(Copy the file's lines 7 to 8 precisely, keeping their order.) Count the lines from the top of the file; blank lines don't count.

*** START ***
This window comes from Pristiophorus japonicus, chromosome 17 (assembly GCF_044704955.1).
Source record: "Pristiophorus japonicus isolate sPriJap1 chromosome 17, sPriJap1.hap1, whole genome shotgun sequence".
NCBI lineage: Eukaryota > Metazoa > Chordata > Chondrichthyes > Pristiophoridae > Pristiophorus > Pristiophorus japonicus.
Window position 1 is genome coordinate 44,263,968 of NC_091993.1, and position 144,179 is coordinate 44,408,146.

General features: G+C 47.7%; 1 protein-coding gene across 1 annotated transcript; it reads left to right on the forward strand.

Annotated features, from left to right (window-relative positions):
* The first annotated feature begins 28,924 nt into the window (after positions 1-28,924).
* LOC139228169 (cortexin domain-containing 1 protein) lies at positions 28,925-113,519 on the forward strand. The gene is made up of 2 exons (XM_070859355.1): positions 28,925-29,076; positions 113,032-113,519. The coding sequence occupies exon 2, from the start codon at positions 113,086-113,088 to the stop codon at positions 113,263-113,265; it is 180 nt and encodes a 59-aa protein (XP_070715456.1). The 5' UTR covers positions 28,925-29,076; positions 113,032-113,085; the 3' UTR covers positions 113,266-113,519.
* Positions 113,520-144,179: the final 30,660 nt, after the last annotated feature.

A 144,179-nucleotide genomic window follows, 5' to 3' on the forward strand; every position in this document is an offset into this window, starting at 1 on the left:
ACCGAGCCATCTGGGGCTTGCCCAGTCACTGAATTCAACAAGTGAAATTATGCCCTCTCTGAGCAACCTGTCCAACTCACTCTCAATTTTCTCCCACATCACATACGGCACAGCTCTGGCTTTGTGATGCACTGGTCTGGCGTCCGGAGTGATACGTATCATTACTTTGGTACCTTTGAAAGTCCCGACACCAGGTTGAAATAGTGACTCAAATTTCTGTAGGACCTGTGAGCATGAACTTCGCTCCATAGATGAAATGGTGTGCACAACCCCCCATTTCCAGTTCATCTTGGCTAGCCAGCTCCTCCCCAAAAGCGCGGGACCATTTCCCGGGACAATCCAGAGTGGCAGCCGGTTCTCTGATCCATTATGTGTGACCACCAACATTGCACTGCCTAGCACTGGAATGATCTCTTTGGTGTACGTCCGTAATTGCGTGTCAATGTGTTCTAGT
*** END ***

* The first annotated feature begins 28,924 nt into the window (after positions 1-28,924).
* LOC139228169 (cortexin domain-containing 1 protein) lies at positions 28,925-113,519 on the forward strand. The gene is made up of 2 exons (XM_070859355.1): positions 28,925-29,076; positions 113,032-113,519. The coding sequence occupies exon 2, from the start codon at positions 113,086-113,088 to the stop codon at positions 113,263-113,265; it is 180 nt and encodes a 59-aa protein (XP_070715456.1). The 5' UTR covers positions 28,925-29,076; positions 113,032-113,085; the 3' UTR covers positions 113,266-113,519.